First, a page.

War and conflict have been staple thematic topics in games for decades, as far back as Space Invaders and Missile Command in the late 1970s. However, the games released after 9/11 show an interesting pattern indicating a marked swing in direction and focus. Between 2002 and 2005 there were two games released that were set during the first Gulf War (Conflict: Desert Storm I & II), at least nine games released set during the Vietnam War (Vietcong, Vietcong 2, Battlefield: Vietnam, Conflict: Vietnam, Shellshock: ‘Nam 67, Wings over Vietnam, Platoon, Men of Valor, Line of Sight: Vietnam) as well as many more set in the modern day in real or analogous Middle-Eastern theatres. One of the most stand-out titles from this period was America’s 10 Most Wanted, whose finale consists of the player fighting Osama Bin Laden in hand-to-hand combat, and subsequently bundling him into a helicopter that flies off into the sunset while the credits roll. From this period mainstream game development began to shift to reflect changing current events. From 2008 games in this thematic field have often adopted Private Military Contractors in both pro and antagonistic roles. after the details of Blackwater’s/Xe’s involvement in Iraq became wider public knowledge and a hot topic of the time.

The ability of popular culture to serve as a space for cultural catharsis and as a coping mechanism isn’t a new one; after the collective cultural trauma of Vietnam a similar process of mourning and understanding took place. The trajectory of tone and content in the ‘war is hell’ films from the 1970s such as Apocalypse Now and The Deer Hunter shifted dramatically to the restorative and cathartic films from the 1980s like Top Gun and Rambo. These films either painted the US military in a far more positive and victorious light or, in the case of Rambo, literally re-fighting Vietnam on-screen. » More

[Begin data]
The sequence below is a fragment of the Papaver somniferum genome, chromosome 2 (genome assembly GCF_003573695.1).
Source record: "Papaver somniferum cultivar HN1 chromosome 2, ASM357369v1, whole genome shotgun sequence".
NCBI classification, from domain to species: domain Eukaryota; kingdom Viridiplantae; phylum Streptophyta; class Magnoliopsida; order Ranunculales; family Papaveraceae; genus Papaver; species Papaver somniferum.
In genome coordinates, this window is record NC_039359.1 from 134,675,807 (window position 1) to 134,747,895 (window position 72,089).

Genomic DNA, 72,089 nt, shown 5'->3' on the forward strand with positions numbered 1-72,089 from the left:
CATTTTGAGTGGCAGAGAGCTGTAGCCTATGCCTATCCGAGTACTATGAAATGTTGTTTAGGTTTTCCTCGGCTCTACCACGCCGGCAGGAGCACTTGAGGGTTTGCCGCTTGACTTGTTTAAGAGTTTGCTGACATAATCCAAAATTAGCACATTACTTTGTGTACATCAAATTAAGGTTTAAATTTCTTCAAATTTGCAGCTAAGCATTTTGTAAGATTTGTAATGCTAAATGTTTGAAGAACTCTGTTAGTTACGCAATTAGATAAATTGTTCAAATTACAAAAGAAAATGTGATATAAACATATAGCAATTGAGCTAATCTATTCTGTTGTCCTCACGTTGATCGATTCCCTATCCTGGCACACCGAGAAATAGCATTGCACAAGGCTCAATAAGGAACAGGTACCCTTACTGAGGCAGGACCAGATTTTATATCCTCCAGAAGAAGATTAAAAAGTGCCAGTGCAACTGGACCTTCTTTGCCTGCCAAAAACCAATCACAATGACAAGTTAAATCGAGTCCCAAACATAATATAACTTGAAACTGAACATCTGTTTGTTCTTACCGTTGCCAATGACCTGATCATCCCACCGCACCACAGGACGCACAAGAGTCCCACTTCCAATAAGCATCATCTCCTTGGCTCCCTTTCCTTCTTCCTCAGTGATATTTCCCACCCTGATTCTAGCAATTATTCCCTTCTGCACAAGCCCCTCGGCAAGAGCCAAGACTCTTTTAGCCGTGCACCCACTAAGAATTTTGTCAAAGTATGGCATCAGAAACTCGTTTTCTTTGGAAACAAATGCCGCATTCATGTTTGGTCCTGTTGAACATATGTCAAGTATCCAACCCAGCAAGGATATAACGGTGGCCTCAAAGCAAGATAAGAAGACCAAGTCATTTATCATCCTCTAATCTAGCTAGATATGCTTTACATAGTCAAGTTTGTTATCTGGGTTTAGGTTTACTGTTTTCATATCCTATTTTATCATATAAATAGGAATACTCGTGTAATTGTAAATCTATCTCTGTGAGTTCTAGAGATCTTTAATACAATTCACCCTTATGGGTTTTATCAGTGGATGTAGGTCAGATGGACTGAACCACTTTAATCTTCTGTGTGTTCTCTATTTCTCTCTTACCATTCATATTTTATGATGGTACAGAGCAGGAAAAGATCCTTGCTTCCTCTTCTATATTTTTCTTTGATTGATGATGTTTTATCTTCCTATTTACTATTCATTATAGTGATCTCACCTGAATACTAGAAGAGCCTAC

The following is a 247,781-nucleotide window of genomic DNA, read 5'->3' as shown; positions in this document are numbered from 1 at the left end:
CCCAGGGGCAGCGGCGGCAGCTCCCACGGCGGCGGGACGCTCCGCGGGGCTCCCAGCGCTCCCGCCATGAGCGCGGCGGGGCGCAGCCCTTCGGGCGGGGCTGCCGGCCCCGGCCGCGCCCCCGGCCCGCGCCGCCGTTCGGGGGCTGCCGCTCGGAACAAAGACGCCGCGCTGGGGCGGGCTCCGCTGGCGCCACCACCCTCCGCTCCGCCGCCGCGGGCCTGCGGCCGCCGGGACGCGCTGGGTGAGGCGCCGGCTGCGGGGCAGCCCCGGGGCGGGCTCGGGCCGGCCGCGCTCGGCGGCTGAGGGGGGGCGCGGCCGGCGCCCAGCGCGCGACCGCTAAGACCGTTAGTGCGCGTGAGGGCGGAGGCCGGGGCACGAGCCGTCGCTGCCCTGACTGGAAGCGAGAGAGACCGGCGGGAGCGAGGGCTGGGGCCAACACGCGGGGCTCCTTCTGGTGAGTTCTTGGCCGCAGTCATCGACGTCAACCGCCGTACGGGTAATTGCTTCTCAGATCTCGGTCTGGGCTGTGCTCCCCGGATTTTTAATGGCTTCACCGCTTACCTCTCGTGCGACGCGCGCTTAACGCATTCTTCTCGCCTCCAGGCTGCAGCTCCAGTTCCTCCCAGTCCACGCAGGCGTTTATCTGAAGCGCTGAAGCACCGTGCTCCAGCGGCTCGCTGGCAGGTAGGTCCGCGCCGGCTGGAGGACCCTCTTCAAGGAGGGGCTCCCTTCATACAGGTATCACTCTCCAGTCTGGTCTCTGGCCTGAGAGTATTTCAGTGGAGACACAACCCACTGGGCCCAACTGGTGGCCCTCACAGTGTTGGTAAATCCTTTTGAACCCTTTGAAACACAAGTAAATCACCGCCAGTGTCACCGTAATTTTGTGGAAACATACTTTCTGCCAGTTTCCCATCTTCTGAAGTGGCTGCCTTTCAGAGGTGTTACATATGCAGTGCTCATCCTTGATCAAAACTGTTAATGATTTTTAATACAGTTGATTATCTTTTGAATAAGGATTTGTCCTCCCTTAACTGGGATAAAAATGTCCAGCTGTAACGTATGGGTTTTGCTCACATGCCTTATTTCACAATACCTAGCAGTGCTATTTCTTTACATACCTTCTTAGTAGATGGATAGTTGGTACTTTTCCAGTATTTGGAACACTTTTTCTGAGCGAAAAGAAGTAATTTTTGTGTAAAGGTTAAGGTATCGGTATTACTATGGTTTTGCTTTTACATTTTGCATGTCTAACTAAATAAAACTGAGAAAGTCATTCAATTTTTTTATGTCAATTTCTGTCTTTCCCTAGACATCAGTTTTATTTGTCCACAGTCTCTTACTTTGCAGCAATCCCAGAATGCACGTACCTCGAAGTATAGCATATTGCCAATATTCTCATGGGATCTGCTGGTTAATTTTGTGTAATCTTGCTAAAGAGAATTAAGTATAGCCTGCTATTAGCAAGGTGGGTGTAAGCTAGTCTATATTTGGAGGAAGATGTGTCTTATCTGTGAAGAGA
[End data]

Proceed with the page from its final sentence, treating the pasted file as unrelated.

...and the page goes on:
The Rise of the Humanitarian Drone: Giving Content to an Emerging Concept

Unmanned/Unarmed Aerial Vehicles, courtesy of MONUSCO

This article was originally published by iRevolution on 30 June 2014.

Kristin Bergtora, who directs the Norwegian Center for Humanitarian Studies (and sits on the Advisory Board of the Humanitarian UAV Network, UAViators), just co-authored this important study on the growing role of UAVs or drones in the humanitarian space. Kristin and fellow co-author Kjersti Lohne consider the mainstreaming of UAVs as a technology-transfer from the global battlefield. “Just as drones have rapidly become intrinsic to modern warfare, it appears that they will increasingly find their place as part of the humanitarian governance apparatus.” The co-authors highlight the opportunities that drones offer for humanitarian assistance and explore how the notion of the humanitarian UAV will change humanitarian practices. » More